It's going to be quite an interesting few days leading up to the start!!

DECEMBER 2005      

So, here I am in Cape Town.

The weather is fantastic although there is a stiff breeze blowing all the time which, as always in marinas, sounds a lot worse than it is. I have burnt my forehead and feet which won't please Helen but it's hard to think of suntan lotion in December.

Crean is in the water but mast is not yet stepped as it needs some work. Boat survived the journey with a little damage to one rudder but was soon fixed. She is a tip at the moment but I will soon have it sorted and can then start planning for the trip itself.

The people here are making a fuss of me, which I hate but one has to try and fit in. They seem to think it's important that I acclimatise myself to biltong and something called beer. I struggle on.

I have just been invited into the country for Xmas staying on a farm in the middle of nowhere. It will do me good to get away from the boat for a while so will probably accept the kind offer.

Today (Weds) I have been asked to race on a VOR (Volvo Ocean Race) 60 by Team Ericsson. They have furnished me with a shirt and hat so should at least look the part!

Thinking of you all in the cold. I turned my GPS on tonight and it told me that I am 5156 miles from Worthing and at 33 degrees south. Weird! There are new stars above me but Orion dominates the sky and the moon looks just like ours.                            

NOVEMBER 2005                        


 On Tuesday 8th November CREAN left Brighton on her long journey to South Africa. She has started her journey on the back of a low loader and will be driven to Immingham Docks from where she will be shipped to Cape Town.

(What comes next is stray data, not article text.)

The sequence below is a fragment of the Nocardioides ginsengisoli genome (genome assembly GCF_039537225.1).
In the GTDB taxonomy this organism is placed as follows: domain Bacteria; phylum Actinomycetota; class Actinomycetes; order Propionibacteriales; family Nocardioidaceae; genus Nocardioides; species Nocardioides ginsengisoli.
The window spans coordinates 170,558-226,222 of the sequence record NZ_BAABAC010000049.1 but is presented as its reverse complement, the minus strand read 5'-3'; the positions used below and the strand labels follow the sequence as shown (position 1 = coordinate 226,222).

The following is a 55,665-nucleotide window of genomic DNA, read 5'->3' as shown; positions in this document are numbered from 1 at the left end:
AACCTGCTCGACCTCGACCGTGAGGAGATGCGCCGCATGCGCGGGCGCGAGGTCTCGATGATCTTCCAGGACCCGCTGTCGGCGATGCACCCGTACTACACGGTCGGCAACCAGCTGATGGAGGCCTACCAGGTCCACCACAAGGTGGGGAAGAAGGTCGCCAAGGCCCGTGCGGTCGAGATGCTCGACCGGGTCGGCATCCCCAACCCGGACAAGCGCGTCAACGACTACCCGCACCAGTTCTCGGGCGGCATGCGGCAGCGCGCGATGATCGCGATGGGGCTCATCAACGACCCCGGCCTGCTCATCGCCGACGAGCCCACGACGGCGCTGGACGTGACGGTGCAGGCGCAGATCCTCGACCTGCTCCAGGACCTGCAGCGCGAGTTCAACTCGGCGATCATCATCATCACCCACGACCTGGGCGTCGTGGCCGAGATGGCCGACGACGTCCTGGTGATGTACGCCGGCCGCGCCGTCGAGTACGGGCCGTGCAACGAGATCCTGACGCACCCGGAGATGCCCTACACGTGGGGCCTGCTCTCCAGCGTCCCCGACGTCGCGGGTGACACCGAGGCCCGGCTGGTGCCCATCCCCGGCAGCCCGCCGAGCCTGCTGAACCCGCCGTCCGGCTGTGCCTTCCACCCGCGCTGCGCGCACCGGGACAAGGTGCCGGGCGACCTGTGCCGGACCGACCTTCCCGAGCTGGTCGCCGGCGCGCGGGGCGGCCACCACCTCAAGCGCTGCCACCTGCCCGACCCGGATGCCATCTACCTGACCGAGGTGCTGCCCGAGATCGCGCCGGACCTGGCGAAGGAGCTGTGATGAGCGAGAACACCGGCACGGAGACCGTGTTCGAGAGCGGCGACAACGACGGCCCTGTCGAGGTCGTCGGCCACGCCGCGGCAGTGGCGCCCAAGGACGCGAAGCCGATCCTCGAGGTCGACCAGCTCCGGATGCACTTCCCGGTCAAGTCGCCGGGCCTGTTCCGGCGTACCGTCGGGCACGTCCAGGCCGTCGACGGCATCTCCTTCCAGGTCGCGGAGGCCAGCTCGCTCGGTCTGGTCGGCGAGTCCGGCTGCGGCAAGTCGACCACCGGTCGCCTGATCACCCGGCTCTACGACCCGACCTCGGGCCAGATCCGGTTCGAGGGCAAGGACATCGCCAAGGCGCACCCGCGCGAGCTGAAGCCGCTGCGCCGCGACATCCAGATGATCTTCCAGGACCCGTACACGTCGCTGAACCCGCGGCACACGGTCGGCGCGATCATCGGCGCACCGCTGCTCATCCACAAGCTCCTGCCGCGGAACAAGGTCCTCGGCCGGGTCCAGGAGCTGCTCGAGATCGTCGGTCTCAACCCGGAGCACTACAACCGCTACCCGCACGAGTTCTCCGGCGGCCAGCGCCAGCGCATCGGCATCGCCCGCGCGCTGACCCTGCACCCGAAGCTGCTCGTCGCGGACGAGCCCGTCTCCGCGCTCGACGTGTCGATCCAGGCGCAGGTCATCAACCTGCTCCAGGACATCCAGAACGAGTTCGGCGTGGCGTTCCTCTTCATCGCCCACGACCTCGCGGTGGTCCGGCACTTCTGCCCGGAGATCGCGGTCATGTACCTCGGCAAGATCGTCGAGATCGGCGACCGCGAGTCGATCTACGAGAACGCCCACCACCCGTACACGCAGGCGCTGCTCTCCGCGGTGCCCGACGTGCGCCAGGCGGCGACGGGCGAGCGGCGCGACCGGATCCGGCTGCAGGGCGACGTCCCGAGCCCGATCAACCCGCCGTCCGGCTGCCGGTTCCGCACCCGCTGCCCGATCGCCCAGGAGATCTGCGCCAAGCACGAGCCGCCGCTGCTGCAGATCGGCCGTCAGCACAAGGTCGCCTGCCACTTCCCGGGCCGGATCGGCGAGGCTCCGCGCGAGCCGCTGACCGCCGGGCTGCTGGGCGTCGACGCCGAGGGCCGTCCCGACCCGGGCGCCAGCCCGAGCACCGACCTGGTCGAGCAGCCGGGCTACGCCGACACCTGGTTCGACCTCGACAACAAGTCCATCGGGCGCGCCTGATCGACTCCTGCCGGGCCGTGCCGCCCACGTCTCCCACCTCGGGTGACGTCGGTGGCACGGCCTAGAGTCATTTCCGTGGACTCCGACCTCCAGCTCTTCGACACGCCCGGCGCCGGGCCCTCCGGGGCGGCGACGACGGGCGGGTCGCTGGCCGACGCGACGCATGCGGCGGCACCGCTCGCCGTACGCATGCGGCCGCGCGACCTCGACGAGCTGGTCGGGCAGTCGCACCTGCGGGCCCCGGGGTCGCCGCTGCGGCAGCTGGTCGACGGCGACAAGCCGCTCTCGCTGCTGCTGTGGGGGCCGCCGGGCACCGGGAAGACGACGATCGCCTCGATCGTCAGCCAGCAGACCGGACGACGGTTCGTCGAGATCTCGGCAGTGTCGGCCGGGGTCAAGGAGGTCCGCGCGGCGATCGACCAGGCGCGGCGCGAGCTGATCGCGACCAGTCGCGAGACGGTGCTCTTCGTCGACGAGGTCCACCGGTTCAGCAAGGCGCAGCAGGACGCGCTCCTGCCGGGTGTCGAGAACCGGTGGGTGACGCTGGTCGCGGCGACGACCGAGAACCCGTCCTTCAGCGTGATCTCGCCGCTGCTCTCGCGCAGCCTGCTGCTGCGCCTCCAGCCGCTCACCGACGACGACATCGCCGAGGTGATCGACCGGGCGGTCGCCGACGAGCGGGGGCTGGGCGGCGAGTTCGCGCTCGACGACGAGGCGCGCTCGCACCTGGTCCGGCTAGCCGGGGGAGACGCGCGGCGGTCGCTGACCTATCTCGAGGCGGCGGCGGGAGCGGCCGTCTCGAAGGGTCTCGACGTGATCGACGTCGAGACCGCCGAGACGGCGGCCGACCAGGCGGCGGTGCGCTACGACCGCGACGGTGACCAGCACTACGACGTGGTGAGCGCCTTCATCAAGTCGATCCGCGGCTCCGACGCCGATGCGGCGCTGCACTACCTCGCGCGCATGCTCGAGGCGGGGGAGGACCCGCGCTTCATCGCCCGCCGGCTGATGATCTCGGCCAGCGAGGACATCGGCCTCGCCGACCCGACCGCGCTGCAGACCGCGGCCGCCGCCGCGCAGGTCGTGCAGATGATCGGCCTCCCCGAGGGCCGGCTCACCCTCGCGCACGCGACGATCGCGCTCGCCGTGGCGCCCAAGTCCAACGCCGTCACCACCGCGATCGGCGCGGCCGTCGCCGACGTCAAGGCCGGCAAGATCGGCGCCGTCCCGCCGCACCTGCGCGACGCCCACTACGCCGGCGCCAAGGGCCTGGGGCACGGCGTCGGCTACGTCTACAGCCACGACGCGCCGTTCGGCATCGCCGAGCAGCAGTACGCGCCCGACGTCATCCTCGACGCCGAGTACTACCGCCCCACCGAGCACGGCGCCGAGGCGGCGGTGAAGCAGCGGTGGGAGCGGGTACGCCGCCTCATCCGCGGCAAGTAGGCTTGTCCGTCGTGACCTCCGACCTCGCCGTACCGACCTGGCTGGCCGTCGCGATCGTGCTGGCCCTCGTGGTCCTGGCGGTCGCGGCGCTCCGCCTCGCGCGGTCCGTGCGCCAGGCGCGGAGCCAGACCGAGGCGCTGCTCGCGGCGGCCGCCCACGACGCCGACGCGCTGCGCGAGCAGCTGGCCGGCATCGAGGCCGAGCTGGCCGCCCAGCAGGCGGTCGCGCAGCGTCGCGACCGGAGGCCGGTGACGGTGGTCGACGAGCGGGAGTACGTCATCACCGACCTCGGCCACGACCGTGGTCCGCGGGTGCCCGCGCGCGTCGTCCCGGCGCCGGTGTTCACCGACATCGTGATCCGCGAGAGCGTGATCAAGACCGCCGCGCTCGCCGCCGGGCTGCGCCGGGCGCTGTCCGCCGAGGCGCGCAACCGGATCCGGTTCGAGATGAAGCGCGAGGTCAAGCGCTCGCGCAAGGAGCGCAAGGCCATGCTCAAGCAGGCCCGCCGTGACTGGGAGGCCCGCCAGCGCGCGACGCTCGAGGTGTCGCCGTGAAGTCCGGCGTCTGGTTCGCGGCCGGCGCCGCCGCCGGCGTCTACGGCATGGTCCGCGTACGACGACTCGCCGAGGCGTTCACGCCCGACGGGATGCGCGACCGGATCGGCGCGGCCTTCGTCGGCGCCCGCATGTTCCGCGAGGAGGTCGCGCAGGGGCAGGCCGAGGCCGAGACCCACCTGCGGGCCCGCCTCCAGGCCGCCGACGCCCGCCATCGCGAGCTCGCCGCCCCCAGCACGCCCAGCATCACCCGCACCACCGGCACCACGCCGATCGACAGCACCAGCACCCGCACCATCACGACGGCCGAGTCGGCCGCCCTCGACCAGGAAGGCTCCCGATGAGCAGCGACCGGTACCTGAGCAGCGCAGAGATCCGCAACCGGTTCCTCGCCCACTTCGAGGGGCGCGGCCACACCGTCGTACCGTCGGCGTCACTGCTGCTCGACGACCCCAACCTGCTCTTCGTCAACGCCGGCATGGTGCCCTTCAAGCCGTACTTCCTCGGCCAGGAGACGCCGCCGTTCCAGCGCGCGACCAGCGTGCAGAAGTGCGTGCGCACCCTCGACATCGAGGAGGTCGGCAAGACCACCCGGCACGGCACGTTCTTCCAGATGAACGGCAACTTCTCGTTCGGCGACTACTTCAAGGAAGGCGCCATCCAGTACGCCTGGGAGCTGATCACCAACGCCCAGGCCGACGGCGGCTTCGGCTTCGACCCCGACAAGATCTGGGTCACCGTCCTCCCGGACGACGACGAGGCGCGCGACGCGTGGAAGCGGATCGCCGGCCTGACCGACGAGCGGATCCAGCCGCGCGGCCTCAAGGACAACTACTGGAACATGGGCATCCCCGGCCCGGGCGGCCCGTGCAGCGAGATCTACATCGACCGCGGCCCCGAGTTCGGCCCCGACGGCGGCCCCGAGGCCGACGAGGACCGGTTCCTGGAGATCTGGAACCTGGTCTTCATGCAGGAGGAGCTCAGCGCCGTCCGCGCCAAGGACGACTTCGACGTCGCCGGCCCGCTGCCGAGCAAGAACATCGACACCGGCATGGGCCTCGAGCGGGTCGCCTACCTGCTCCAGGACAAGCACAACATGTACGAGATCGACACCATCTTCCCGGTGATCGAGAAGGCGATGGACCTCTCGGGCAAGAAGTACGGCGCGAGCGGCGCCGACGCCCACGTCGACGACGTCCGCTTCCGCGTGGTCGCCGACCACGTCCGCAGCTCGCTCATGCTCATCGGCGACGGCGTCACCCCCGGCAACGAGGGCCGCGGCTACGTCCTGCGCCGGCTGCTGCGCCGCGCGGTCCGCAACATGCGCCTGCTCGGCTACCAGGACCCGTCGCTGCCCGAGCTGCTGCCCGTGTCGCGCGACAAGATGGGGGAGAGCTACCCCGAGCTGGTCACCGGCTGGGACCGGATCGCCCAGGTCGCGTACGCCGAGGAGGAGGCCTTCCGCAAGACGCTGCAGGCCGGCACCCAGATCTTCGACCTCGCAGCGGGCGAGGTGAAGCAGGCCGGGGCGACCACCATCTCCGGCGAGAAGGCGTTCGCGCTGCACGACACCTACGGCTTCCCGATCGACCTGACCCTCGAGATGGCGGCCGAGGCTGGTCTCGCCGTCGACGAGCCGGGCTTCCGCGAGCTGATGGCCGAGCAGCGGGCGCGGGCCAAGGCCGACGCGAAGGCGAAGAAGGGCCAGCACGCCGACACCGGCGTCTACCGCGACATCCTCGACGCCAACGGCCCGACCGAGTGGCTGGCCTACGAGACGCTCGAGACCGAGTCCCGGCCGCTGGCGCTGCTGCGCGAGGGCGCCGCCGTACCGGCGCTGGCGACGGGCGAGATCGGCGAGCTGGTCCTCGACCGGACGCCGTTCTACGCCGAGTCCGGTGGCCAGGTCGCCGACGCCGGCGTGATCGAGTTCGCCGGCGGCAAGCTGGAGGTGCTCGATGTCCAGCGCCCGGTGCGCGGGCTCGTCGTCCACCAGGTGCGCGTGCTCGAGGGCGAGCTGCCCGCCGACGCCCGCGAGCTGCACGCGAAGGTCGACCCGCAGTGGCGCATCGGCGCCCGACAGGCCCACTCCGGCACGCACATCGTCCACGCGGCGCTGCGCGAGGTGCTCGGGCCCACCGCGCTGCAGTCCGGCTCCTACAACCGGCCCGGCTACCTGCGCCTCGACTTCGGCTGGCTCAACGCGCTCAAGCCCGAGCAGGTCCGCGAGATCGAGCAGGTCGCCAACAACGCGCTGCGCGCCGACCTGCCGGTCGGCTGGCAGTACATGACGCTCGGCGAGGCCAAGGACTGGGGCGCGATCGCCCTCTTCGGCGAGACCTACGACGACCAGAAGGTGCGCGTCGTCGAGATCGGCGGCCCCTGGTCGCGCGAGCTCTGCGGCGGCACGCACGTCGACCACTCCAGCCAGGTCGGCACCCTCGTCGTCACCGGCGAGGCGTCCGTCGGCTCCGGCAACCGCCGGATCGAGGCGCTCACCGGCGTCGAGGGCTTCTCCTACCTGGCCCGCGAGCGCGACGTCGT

A lot has happened in the last few weeks. The hull has been rubbed down and re-antifouled (white hull, orange rudders and keel) and the spare pilot fitted. The mast has been taken down and strapped to the boat and my thanks go to Glynn Jones for help with this.  I have had jabs for Yellow fever, Hepatitis, Tetanus and Diphtheria and have also attended a Sea Survival course in Southampton where I learnt useful things such as the best way to get into a Liferaft. Hopefully I will never to have to use these skills!

All the gear needed for the trip has been stacked onboard as I really can’t carry all my equipment on the plane.  Crean is only a small boat at 21ft long, however the amount of gear required for this trip is extensive and includes:

List of Gear

A survival box (to take in the Liferaft) containing:  

3 Red Parachute flares


3 red hand flares


2 floating smoke

Survival blanket

Light sticks


Sea dye.

Anti sick pills

Handheld VHF





Spare Garmin GPS

Fishing kit


 Crean is due to arrive in Cape Town on approximately 7th December and I fly out on the 10th December via Qatar and Johannesburg. This gives me plenty of time in South Africa to re-build the boat and stock up with food, water and anything I realise I need but haven’t thought of yet! I will also be doing a pre-race in Table Bay and attending all the necessary safety briefings.

During the race I will be raising money to help the 'Chestnut Tree House', a children’s hospice on the outskirts of my home town.  The hospice is financed solely by donations and costs around Ģ1.6million per year to run, so they always need funds.

My friend and colleague Catherine Oehlers will be managing this aspect of my project. Any donation to this cause will be gratefully received and will certainly encourage me during the crossing.

How to donate.

 And one more thing:-    

-         The race is now sponsored by Heineken - Hurrah!